Could new combination allow time-limited treatment without infusion?
Investigators at Roswell Park Comprehensive Cancer Center hope a new clinical trial will pave the way for a new time-limited, oral-delivery treatment for patients with chronic lymphocytic leukemia (CLL) or small lymphocytic lymphoma (SLL) who have not been treated previously.
In the past these patients received continual treatment with Bruton tyrosine kinase inhibitors (BTKi) until the disease progressed or side effects became problematic— a strategy that negatively affected quality of life and increased the financial burden of care. More recent combination studies have shown that the oral targeted therapy venetoclax (brand name Venclexta) can be combined with BTKi to achieve significant undetectable minimal residual disease (MRD) in a majority of patients, offering a pill-only treatment with a definite end date.
As studied in the CLL14 trial, the current time-limited standard of care combines venetoclax with the anti-CD20 drug obinutuzumab (brand name Gazyva), which is delivered by infusion in combination with chemotherapy, requiring patients to travel to a treatment center. The MAJIC clinical trial, now open at Roswell Park, will evaluate a new strategy that could eliminate the need for infusion by replacing obinutuzumab with acalabrutinib (brand name Calquence), a BTKi taken orally that is already FDA-approved for the treatment of CLL and SLL.
Matthew Cortese, MD, MPH, Assistant Professor of Oncology with the Departments of Medicine and Cancer Genetics & Genomics at Roswell Park, serves as site PI for MAJIC, which will directly compare the safety and efficacy of the current standard of care with the novel all-oral treatment combination in a large international clinical trial. “We are excited to open the MAJIC trial here at Roswell Park, because it offers an exciting new and convenient treatment option for our patients,” says Dr. Cortese. “This study also will incorporate sensitive MRD testing, which is increasingly recognized as important in predicting remission length and time off treatment.”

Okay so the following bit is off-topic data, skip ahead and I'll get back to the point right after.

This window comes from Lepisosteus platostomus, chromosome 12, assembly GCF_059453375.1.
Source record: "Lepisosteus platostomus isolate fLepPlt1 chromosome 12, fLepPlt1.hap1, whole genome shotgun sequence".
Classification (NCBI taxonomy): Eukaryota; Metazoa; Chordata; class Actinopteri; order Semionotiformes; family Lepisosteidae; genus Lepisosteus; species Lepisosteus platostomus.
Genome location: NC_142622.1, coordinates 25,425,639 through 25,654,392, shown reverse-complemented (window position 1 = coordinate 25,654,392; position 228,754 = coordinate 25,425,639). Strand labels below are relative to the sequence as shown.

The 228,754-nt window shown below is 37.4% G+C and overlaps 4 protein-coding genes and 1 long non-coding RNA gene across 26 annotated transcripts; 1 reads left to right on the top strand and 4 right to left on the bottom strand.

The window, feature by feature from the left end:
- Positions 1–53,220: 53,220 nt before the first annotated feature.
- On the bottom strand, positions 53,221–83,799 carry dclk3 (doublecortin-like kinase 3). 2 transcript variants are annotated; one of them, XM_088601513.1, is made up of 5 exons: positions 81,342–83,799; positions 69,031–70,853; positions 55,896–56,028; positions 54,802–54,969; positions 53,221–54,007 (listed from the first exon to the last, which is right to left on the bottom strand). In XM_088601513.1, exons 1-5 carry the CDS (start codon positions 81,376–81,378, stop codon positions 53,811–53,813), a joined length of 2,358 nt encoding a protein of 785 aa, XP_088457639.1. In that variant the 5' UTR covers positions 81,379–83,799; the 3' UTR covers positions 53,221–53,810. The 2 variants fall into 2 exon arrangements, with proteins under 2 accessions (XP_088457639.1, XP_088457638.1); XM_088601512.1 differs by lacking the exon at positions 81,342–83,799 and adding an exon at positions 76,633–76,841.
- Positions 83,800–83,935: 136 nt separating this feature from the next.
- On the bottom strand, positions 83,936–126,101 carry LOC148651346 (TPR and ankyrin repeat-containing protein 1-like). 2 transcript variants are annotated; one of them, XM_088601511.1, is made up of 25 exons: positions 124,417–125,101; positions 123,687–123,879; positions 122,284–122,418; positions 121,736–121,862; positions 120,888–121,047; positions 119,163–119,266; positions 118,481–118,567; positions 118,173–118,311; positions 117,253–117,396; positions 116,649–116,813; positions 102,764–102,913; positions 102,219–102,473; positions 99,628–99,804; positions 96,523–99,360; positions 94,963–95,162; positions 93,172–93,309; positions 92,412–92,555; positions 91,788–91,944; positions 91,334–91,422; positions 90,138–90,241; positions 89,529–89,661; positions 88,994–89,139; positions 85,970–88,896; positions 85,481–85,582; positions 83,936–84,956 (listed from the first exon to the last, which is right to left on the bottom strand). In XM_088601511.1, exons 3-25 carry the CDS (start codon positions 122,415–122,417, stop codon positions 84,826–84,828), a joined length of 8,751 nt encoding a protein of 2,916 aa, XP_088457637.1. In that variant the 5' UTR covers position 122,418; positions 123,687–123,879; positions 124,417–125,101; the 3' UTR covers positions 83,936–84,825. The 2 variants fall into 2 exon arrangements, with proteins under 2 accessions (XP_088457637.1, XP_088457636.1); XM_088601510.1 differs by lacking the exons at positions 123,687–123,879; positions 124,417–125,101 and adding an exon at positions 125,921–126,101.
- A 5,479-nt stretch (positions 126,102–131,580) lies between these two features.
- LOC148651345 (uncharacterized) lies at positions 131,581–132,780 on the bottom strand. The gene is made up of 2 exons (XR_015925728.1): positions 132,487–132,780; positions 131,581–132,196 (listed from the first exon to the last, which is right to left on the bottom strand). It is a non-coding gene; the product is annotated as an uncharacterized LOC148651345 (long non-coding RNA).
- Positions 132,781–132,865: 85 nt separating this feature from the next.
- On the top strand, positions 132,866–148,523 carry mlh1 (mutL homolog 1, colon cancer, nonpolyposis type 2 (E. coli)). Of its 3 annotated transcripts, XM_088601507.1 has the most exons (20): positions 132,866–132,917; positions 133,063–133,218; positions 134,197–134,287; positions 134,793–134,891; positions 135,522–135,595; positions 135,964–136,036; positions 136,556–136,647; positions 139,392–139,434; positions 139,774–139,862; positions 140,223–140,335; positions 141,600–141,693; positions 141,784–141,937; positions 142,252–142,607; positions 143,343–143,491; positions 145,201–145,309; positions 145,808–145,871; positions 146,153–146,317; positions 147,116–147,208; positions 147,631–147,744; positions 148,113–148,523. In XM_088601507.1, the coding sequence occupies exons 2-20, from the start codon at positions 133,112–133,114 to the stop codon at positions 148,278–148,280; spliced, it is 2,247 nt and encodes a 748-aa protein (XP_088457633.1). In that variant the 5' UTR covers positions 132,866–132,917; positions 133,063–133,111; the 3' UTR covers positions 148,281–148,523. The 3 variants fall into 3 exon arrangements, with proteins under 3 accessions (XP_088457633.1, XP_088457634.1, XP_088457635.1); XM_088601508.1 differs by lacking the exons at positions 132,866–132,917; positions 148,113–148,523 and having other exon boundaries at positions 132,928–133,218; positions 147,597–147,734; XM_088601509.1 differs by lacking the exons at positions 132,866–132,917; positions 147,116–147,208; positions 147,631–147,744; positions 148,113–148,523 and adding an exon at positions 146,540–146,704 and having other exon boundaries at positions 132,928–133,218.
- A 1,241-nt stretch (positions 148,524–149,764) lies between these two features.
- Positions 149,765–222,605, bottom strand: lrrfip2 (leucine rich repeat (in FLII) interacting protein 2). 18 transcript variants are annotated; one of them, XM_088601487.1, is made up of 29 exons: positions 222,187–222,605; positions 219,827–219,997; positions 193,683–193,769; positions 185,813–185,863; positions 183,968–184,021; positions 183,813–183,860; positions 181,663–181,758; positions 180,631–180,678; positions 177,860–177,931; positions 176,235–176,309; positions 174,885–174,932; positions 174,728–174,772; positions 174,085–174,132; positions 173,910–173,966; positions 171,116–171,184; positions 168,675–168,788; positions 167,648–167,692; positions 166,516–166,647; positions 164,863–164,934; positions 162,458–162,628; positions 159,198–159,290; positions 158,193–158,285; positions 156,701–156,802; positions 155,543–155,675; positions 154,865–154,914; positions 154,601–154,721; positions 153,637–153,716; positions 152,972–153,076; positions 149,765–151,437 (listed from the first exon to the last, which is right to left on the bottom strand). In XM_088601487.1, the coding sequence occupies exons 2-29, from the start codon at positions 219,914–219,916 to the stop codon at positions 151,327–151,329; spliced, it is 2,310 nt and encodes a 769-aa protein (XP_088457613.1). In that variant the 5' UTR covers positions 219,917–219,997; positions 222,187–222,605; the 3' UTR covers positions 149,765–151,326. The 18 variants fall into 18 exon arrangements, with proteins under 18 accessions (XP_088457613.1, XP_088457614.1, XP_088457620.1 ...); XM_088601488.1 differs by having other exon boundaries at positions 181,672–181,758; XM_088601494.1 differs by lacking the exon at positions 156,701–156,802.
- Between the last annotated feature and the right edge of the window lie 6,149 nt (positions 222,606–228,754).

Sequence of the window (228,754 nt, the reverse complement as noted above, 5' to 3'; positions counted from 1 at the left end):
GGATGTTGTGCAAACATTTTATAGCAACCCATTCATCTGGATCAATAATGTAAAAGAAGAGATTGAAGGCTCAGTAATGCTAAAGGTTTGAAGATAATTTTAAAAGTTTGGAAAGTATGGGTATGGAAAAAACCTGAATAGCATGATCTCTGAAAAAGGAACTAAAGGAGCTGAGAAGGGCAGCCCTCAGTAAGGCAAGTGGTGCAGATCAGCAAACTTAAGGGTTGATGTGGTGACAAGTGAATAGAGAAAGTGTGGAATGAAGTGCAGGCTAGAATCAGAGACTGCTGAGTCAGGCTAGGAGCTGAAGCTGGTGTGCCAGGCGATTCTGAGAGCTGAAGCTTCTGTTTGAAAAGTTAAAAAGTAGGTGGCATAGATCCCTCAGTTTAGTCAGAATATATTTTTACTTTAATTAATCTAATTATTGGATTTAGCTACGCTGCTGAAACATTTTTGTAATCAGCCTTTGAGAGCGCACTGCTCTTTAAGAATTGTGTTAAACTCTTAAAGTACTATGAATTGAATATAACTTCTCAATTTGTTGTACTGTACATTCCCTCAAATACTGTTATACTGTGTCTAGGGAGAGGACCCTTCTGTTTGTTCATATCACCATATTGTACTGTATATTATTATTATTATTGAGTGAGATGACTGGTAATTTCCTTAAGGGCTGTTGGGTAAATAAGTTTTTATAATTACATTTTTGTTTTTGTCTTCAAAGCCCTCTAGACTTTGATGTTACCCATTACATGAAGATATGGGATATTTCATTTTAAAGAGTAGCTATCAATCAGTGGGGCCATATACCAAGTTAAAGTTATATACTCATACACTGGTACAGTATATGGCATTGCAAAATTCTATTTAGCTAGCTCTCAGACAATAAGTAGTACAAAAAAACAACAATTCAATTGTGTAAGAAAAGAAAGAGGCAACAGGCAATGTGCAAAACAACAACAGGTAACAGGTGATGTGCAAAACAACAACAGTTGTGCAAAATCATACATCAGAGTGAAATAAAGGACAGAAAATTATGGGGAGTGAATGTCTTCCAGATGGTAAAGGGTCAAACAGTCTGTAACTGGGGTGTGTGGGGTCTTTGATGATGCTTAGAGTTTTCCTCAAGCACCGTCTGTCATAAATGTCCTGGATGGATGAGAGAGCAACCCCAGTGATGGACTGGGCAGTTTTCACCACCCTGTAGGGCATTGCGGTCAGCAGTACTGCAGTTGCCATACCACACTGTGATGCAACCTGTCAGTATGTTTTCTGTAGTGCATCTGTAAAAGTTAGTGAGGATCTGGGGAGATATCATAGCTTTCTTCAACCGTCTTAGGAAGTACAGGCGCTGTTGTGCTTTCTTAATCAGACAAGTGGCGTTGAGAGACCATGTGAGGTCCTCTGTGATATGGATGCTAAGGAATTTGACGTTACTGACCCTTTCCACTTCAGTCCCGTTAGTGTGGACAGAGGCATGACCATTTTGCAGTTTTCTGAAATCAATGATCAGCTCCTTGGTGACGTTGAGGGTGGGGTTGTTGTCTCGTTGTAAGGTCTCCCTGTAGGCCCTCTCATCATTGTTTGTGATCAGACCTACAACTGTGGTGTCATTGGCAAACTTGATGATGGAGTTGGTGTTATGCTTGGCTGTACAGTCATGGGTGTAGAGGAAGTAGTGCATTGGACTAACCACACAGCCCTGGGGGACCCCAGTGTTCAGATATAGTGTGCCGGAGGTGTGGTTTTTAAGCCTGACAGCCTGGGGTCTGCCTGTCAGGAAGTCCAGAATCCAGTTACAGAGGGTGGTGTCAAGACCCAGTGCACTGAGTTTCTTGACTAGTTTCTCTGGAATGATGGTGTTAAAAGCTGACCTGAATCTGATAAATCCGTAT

The randomized, open-label, phase 3 study, "A Study of Acalabrutinib Plus Venetoclax Versus Venetoclax Plus Obinutuzumab in Previously Untreated Chronic Lymphocytic Leukemia or Small Lymphocytic Lymphoma (MAJIC)” (NCT05057494), is sponsored by AstraZeneca. It has a projected enrollment of 600 patients.
Strategy aims to overcome previous challenges of CAR T-cell therapy
Dr. Cortese also serves as site principal investigator of a phase 1 clinical trial that takes a new approach to CAR T-cell therapy for patients with relapsed or refractory hematological malignancies, including chronic lymphocytic leukemia (CLL) and several subtypes of non-Hodgkin B-cell lymphomas that currently do not have approved cellular therapy options. Roswell Park is one of a handful of sites for the Synthekine-sponsored study, “Autologous CD19 CAR T-Cell Therapy (SYNCAR-001) + Orthogonal IL-2 (STK-009) in Subjects with CD19+ Hematologic Malignancies” (NCT05666062). It aims to enroll 36 patients with CLL, small lymphocytic lymphoma (SLL), mantle cell lymphoma (MCL), marginal zone lymphoma (MZL), follicular lymphoma (FL), diffuse large B-cell lymphoma (DLBCL) and high-grade B-cell lymphomas.
“Synthekine is a new CAR T-cell platform that uses a well-proven target — CD19 on B-cells, used by FDA-approved CAR T-cell products for lymphomas — for relapsed B-cell lymphomas and CLL but allows us to push along those cancer-fighting cells in the hope of preventing significant toxicities while allowing for a persistent attack on cancer cells,” says Dr. Cortese.
“It uses an orthogonal interleukin-2 and correspondingly engineered receptor on the CAR T cells to give them a targeted boost that otherwise should not affect patients directly. This may allow the CAR T cells to work in patients with more advanced lymphoma or CLL, who we know generally don’t respond as well with currently approved CAR T-cell products, usually due to T-cell exhaustion. We hope this strategy will improve the effectiveness of these so-called ‘living drugs.’”